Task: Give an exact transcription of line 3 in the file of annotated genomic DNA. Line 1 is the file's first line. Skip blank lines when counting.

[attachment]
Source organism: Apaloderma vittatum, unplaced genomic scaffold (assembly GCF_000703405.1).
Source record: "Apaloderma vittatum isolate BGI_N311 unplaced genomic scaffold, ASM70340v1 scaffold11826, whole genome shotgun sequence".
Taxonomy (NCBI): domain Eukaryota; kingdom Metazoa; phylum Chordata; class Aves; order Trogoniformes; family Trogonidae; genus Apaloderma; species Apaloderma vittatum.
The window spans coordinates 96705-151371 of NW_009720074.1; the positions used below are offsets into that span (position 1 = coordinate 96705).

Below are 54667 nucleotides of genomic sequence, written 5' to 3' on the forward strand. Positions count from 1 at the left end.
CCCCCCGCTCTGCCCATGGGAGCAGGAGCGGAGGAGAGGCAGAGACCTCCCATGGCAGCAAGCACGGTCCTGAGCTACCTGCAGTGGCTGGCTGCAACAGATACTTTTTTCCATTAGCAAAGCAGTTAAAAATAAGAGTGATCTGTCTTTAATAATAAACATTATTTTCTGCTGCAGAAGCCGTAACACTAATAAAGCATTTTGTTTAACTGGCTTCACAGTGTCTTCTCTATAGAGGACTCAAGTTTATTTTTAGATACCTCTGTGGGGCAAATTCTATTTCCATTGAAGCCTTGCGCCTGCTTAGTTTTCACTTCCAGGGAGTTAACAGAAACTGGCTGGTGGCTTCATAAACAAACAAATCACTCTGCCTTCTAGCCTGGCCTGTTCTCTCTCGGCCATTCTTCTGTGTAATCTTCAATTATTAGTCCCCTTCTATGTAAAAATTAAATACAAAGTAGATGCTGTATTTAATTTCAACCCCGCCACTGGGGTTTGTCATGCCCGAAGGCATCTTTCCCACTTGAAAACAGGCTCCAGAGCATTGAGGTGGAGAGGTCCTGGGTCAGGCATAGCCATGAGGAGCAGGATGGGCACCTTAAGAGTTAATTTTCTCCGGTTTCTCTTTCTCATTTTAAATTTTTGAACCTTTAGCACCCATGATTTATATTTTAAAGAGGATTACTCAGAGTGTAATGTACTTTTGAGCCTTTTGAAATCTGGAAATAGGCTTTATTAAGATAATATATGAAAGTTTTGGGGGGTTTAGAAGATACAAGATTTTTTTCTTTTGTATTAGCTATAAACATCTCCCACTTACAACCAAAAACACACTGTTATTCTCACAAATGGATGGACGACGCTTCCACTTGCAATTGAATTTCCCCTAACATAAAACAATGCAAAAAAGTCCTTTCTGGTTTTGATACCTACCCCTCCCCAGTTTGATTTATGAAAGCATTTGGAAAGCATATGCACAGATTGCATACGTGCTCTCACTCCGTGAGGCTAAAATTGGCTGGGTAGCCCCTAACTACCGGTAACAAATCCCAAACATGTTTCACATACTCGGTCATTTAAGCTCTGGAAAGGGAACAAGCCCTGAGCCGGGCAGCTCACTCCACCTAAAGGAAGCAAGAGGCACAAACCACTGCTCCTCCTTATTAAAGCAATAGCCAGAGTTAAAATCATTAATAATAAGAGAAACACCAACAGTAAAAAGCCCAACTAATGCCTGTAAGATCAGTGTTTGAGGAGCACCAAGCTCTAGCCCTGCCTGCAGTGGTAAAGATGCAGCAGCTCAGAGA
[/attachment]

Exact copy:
Taxonomy (NCBI): domain Eukaryota; kingdom Metazoa; phylum Chordata; class Aves; order Trogoniformes; family Trogonidae; genus Apaloderma; species Apaloderma vittatum.